We can modify the simple messaging scenario from above for some benefits.
Instead of sending a message directly to the message broker, we now store it in the service’s database first. Same on the receiving side: here the message gets stored into the receiver service’s database before it is being processed.
No Need for Two-Phase Commit
Since we’re writing the message to a local database table we can use the same transaction that our business logic uses. If the business logic fails, the transaction is rolled back and so is our message. We cannot accidentally send messages any more when our local transaction has been rolled back.
Message Broker may Fail
Since we’re storing our messages in the local database on the sending and the receiving side, the message broker may fail anytime and the system will magically heal itself once it’s back online. We can just send the messages again from our message database table.
The above perks aren’t for free, of course. The setup is quite complex, since we need to store the messages in the database of the sending and reveiving services. Also, we need to implement jobs on both sides that poll the database, looking for unprocessed messages and then process them by
- sending them to the message broker (on the sending side) or
- calling the business logic that processes the message (on the receiving side)
The last scenario is similar to the messaging example, but we’re not sending whole messages (i.e. big JSON objects) but instead only a pointer to the payload.
In this case, the message is more like an event. It signals that something happened, for example that “the order with ID 4711 has been shipped”. Thus, the message itself only contains the type of the event (“orderShipped”) and the ID of the order (4711). If Service 2 is interested in the “orderShipped” event, it can then synchronously call Service 1 and ask for the order data.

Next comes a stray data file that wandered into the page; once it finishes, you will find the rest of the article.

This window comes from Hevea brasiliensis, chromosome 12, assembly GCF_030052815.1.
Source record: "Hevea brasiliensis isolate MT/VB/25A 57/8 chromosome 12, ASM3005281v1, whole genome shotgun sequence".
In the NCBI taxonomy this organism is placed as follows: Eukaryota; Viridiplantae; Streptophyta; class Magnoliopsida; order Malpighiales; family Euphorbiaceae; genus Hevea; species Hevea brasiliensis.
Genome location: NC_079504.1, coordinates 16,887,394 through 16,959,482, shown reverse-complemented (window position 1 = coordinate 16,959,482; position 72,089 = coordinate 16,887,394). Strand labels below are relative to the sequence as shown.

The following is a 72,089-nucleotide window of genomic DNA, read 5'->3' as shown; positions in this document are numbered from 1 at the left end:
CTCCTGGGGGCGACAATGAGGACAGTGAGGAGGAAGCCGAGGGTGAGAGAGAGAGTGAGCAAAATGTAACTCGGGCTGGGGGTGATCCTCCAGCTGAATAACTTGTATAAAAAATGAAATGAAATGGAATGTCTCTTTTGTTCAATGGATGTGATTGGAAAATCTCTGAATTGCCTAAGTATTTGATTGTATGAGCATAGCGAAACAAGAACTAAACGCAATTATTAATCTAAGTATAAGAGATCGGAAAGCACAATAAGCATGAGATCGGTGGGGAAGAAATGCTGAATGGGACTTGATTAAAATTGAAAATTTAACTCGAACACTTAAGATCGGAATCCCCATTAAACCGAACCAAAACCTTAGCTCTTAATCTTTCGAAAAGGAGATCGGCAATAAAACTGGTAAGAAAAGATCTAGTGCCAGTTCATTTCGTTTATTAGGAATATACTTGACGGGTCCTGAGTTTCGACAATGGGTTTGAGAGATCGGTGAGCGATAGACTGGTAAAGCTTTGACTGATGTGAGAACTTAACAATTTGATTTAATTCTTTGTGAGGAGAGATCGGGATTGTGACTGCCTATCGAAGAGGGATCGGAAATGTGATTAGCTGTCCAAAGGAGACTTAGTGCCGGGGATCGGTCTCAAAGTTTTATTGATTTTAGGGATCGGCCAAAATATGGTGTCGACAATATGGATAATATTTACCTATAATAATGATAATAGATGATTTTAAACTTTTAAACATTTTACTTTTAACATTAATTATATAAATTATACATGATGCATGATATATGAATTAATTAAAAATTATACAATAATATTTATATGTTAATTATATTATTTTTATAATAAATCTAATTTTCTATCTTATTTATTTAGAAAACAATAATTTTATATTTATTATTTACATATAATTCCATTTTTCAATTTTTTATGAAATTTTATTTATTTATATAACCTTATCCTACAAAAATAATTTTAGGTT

This scenario takes most of the message structure from the message broker, making it a dumber pipe (as is desirable in a microservice architecture). We don’t have to think that much on maintaining backwards compatibility within the message structure anymore, since we have almost no message structure. Note, however, that the little message structure we have left should still change in a backwards compatible fashion between two releases.
Combinable with Transactional Messaging
Combining the zero-payload approach with the transactional messaging approach from above, we gain all the benefits of not needing two-phase commit and gaining a retry-mechanism even when the message broker fails. This adds even more complexity to the solution though, since we now also have to implement synchronous calls between the services to get the event payloads.
When to use which Approach?
As mentioned in the introduction, there is no black-and-white decision between the communication patterns described above. However, let’s try to find some indications on when we might use which approach.
We might want to use Synchronous Calls if:
- we want to query some data, because a query is not changing any state so we don’t have to worry about distributed transactions and data consistency across service boundaries
- the call is allowed to fail and we don’t need a sophisticated retry mechanism
We might want to use Simple Messaging if:
- we want to send state-changing commands
- the operation must be performed eventually, even if it fails the first couple times
- we don’t care about potentially complex message structure
We might want to use Transactional Messaging if:
- we want to send state-changing commands only when the local database transaction has been successful
- two-phase commit is not an option
- we don’t trust the message broker (actually, better look for one you trust)
We might want to use Zero Payload Events if:
- we want to send state-changing commands
- we would otherwise have a very complex message structure that is hard to maintain in a backwards-compatible way